An energy-packed crowd descended on the Treadways area of Linstead, St Catherine, in an atmosphere filled with glowing tributes and belly-deep weeping on Sunday, April 28.
It was an occasion to say goodbye to 25-year-old Kevar Burrell, who died on 18 March 2019 in a truck incident, which transpired at West Indies Alumina Company (WINDALCO) in the Ewarton area of St Catherine.
Florence Mighty, who delivered the eulogy, said her cousin died weeks into his dream job.
“It was an earth-shattering reality when, after three weeks of landing his dream job of driving a truck, Kevar was ushered out of this life,” she told the congregation inside Palm Seventh Day Adventist Church in Treadways.
Mighty further stated that Kevar previously worked for a relatively brief period of time with Crystal Bakery as the driver of a bread truck, and as a limousine driver in the Bahamas.
“He was always appropriately dressed and was not easily influenced,” the cousin declared. “When he migrated to the Bahamas and worked for a short while as a limousine driver, he was classic in his black pants, white shirt, and his bow tie with his dark glasses perched across his head.”
Kevar, who answered to the alias Ray Charles, was buried in a pair of dark glasses – similar to the ones that had become a permanent feature of his dress code. His grave, in the meantime, was decorated with a relatively large image of a truck – his favourite vehicle since childhood.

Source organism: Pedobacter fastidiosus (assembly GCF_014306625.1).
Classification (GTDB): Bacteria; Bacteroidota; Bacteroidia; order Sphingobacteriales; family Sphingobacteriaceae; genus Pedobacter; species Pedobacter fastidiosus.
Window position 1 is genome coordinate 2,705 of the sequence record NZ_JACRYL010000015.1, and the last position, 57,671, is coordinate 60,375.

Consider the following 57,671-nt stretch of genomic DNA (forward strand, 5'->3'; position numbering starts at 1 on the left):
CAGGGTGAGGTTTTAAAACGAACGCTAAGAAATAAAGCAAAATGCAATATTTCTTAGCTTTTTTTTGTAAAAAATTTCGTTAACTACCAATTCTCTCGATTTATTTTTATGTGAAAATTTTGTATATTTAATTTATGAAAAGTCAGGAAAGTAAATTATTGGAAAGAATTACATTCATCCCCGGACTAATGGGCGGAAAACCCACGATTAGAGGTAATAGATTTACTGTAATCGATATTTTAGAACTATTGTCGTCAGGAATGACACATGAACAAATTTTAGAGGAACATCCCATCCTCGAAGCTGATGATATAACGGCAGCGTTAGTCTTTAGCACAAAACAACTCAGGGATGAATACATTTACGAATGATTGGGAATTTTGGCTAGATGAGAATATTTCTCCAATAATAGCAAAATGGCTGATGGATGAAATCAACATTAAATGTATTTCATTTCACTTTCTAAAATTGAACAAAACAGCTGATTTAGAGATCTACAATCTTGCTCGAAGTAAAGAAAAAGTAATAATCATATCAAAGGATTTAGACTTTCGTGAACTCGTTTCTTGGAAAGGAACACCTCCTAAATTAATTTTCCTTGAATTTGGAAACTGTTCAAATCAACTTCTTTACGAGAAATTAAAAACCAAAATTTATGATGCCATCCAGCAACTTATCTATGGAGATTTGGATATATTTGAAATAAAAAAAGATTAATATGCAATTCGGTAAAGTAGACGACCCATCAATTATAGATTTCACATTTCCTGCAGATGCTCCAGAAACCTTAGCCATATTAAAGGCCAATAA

“His love for trucks was insatiable,” Mighty declared, adding that her cousin sometimes spent hours surfing the internet – looking at trucks and playing racing games. “Although his father was one of the best in the business of cabinetry, Kevar had no interest in woodwork; his greatest love was for trucks,” she said.
Kevar, who was born at Linstead Public Hospital to parents Shirley Scott and Clive Burrell, was described as an observant, frank, caring, and sometimes impulsive young man.
He sometimes talked about returning to church; he previously was baptized.
Mighty stated that Kevar loved and, in return, was loved. “He was loved beyond words,” she further asserted.
Meanwhile, at the end of the church service, Kevar’s white casket – with blue lining and glass top – was carried to the family plot in Treadways amid the pulsating sounds of a marching band.
The grief especially at the family plot was palpable; women and men broke down in tears.
One man bawled: “What happen to di truck company, Kevar? What happen to di farming, my youth? Wi oh get rich ino youth! Yuh fi buy a truck, dawg! Wi oh buy Grandpa van!”
The late Kevar, in the meantime, attended Bermady Primary School, and McGrath High School where he pursued a mix of the Arts and Sciences. A number of his schoolmates – including representatives of his 2011 graduating class – attended the funeral service.
Kevar also enrolled in evening classes at Jamaica Bible College, with a view to matriculate to Northern Caribbean University.
He died leaving his parents, other relatives, and several close friends.
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